フランス語で四字熟語(Locutions japonaises)
「一生懸命」フランス語訳(Traduction fraçaise)
「器用貧乏」フランス語訳(Traduction fraçaise)
「以心伝心」フランス語訳(Traduction fraçaise)
「大器晩成」フランス語訳(Traduction fraçaise)
「一期一会」フランス語訳(Traduction fraçaise)


Let Life Flow


With its variability and frailty, what do you compare life to? Let’s look into the opening of “Diary from a Cabin” by Kamo no Tchomay, which is one of the most famous prose in Japanese literature.



Rivers never cease to flow and never stay the same. Even where the water looks stagnant, the bubbles rise, form and disappear with no exception. Nothing stays the same even in human society – man and his home… One is to die in the morning. Another is to be born in the evening. Everything is in an ever-changing flow of birth and death.
– Kamo no Tchomay Diary from a Cabin


{Read more…} “Let Life Flow


Full moon, Full bloom


Why is it that your heart throbs to see the clouds covering the moon, the withered flowers on the ground?花は盛りに、月は隈なきをのみ見るものかは。雨にむかひて月を恋ひ、垂れこめて春の行方知らぬも、なほあはれに情け深し。咲きぬべきほどの梢、散りしをれたる庭などこそ見どころ多けれ。

Who says we should appreciate cherry blossoms only when they are in full bloom, the moon only when it glows without covering clouds? There is something more touching in wishing to see the moon behind the dark, rainy skies or doing nothing but imagine how spring passes us by behind the closed shades. Truly remarkable are bursting buds on the treetops, gardens dotted with faded flowers.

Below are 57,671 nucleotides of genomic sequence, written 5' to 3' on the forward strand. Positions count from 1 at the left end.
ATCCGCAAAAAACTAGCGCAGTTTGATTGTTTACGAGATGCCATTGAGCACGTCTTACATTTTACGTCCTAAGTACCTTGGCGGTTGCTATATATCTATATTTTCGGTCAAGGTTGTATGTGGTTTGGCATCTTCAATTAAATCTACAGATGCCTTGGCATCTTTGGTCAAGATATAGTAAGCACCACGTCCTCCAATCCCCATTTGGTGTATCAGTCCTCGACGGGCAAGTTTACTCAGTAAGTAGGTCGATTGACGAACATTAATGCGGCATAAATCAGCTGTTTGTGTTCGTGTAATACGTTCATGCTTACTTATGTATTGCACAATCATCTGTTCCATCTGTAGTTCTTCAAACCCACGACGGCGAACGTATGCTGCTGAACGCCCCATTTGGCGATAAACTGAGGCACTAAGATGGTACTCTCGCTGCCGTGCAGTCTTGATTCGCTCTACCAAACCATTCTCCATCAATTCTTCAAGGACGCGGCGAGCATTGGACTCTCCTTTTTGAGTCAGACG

– Kenko Ramblings


One of the striking characteristic features of Japanese traditional sensitivity is sensing something that is not around – loss, distance, lack, something hidden or out of sight, or incompleteness. It’s about the moon behind the clouds. It’s about failing to see something enjoyable.

In appreciating beauty, imagination still plays a significant role. The image you get with the naked eye is what is passively received; what cannot be seen stirs up imagery in mind. Sometimes regrets or disappointments over failing to see blossoms can evoke aesthetically deeper feelings than joy and pleasure you get by seeing blossoms in full bloom.

Another factor is suggestion. Suggestion comes into play when something is about to happen and something is gone. Beauty resides in the process or transition from the beginning – through the middle – to the end, just as stories can not be told without any of these three stages. The beginning suggests promise; the end reminiscences. Buds suggest their coming prime; fallen, faded flowers their past. This attitude allows you to see things the way they are, to be aware of a rich story behind what can be seen and to find that beauty abounds.

Beauty cannot be appreciated only when something is in the prime or in each stage of its transition. See beauty in its whole transition just as incompleteness suggests past effort and future growth. Take things as a whole, in their transition. Then you can take on the universe.